''I loved the Russians, but they are attacking us, and we have to fight back'' he said, before playing a few farewell tunes on an upright piano where several hand grenades lay neatly in a row.
Moscow has gone far in recent years to portray Mr. Dudayev as the mafia don of Russia's organized crime industry, depicting him as a surly criminal godfather in a trenchcoat and pork pie hat, rallying his people together in one armed free-for-all.
When speaking of the need to squash Dudayev, Moscow rarely mentions the major pipeline between the Caspian and Black Seas that Chechnya controls, but cites instead only the perceived threat his armed gangs pose to Russian security.
But as Dudayev requested last-minute peace talks as the Saturday deadline expired, support for the Chechens' popularly elected president has strengthened.
''Dudayev is our president. He is our father. Whatever he tells us to do, we will do,'' said a Chechen woman who fled from possible bombing attacks in the capital Grozny. Her father, husband, and even her elderly grandfather had stayed behind to fight against the possible Russian invasion.
Whatever their thoughts toward Dudayev, Chechens see little advantage in succumbing to Moscow's rule.
''When we were part of Russia we weren't even allowed to speak our own language, we were forced not to believe in God, to join the Communist Party, and to forget our roots,'' said Dasha Tolsuyeva, a Chechen native of Grozny.
She pulled out a photograph of her father, taken two years ago when he was 103 years old, a wizened old man with a long grey beard, posing for the camera as he cradled a Kalashnikov rifle.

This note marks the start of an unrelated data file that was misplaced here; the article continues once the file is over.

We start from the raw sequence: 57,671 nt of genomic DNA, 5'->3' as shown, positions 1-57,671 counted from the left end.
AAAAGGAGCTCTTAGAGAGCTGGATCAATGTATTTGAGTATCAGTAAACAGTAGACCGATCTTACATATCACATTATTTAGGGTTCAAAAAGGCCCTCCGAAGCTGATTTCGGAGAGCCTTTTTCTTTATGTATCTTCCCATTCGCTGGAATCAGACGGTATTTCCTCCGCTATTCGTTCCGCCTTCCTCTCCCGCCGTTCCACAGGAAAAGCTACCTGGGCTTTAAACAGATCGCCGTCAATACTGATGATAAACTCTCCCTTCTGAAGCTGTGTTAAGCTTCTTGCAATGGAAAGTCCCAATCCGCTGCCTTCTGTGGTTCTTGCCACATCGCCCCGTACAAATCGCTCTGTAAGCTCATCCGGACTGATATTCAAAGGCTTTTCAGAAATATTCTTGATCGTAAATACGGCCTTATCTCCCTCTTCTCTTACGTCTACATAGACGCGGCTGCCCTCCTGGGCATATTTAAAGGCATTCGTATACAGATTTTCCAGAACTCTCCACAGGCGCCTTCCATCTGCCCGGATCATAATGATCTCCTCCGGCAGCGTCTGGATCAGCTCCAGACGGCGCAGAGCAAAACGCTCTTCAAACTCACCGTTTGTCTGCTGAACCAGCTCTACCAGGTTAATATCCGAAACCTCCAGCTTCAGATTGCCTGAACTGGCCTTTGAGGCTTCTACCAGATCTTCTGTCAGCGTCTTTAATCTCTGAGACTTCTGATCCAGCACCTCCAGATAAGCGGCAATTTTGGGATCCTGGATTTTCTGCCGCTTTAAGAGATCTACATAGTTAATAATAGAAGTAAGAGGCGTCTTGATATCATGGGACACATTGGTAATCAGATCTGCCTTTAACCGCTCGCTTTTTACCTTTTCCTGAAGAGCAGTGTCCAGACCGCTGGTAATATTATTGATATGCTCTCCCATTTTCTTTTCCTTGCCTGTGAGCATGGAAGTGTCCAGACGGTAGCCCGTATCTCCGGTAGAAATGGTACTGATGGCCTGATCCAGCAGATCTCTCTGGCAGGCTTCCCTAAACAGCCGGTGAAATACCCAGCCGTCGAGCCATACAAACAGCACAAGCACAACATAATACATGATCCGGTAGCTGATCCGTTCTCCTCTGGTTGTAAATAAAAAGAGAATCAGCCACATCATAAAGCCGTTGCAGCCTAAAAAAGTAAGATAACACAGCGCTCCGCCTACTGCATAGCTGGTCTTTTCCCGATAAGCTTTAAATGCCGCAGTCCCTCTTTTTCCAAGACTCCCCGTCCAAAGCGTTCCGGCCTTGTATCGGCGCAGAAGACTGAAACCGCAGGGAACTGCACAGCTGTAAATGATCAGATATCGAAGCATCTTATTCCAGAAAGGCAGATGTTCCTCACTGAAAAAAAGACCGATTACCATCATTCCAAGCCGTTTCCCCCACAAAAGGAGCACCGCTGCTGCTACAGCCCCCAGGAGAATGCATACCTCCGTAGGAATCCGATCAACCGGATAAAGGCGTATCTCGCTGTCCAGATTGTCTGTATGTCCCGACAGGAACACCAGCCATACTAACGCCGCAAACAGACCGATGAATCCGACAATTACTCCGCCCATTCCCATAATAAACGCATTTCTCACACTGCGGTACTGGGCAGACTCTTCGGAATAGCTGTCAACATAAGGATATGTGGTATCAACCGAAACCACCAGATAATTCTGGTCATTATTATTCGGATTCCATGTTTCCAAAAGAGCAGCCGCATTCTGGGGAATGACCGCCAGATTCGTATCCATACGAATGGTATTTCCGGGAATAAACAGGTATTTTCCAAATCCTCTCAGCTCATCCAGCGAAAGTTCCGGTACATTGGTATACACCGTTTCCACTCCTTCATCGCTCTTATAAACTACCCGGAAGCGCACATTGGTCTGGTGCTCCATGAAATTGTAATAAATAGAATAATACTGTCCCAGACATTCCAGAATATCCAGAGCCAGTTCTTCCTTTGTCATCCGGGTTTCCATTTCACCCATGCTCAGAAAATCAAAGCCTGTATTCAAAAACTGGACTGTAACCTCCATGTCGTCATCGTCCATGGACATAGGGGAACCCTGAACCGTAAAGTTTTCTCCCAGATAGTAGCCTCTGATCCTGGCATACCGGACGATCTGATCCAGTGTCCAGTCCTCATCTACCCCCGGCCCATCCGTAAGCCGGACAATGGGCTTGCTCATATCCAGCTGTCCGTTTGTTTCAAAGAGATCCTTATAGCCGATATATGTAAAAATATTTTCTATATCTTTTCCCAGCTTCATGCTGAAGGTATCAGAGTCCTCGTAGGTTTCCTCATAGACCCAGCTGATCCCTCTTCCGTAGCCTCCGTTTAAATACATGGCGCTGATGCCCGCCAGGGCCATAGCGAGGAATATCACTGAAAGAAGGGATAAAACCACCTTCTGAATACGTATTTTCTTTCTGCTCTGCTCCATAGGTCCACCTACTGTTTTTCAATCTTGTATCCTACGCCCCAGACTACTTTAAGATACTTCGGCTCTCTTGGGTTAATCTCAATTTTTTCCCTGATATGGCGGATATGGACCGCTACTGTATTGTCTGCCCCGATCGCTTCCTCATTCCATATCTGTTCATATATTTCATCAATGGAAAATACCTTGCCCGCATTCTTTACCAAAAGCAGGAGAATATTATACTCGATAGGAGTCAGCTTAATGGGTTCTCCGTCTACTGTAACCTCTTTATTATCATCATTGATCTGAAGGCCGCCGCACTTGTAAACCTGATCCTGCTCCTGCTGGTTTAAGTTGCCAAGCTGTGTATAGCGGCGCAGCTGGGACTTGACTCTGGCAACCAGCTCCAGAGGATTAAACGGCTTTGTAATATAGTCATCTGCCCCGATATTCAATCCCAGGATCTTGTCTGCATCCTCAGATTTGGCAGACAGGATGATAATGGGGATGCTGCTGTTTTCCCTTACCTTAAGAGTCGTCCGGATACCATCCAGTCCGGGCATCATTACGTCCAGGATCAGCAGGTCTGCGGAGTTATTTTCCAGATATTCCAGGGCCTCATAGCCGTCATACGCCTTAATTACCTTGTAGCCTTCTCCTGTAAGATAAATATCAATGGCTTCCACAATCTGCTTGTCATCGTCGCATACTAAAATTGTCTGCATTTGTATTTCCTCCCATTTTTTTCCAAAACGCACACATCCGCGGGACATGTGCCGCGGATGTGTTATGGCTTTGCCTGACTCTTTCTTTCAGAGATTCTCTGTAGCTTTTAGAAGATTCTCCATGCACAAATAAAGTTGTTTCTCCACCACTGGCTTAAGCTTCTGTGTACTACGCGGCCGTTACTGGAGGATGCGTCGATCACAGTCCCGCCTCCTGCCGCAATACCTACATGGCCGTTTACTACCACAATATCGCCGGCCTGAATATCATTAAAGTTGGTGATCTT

''Russians gave us only the most difficult work,'' she said. ''They gave us only the dirty jobs that nobody else wanted.''
Following centuries of persecution, Chechens are more than willing to take up the battle cry they hope will lead them to independence -- a small voice among the myriad Caucasian peoples of this region ready to fight to the death.
''We have always lived together with the Russians, we have always been for Russia,'' said Boris Elembayev, a former Afghan war veteran and Chechen who won medals for bravery. ''I gave two years of my life for Russia, but for what?''
Chechen and Ingush autonomous regions, formed in 1922, were combined in 1934 into the Chechen-Ingush Autonomous Republic. In 1944 the Chechens, along with other ethnic minorities, were deported en masse to Kazhakstan by Stalin, who accused them of collaborating with the Nazis. At least 200,000 of them died on the way. The Chechens were allowed to return home in 1956, but they never forgot how the Soviets treated them.
These days, it is the double-edged honor code of the Chechens, based on loyalties and vendettas, that distinguishes them from their more Westernized Slavic neighbors -- and makes them ready martyrs.
''If a man doesn't fight he is considered a coward'' explains Chechen Maryam Ibragimova. ''Nobody will respect him, he'll be disgraced his entire life.''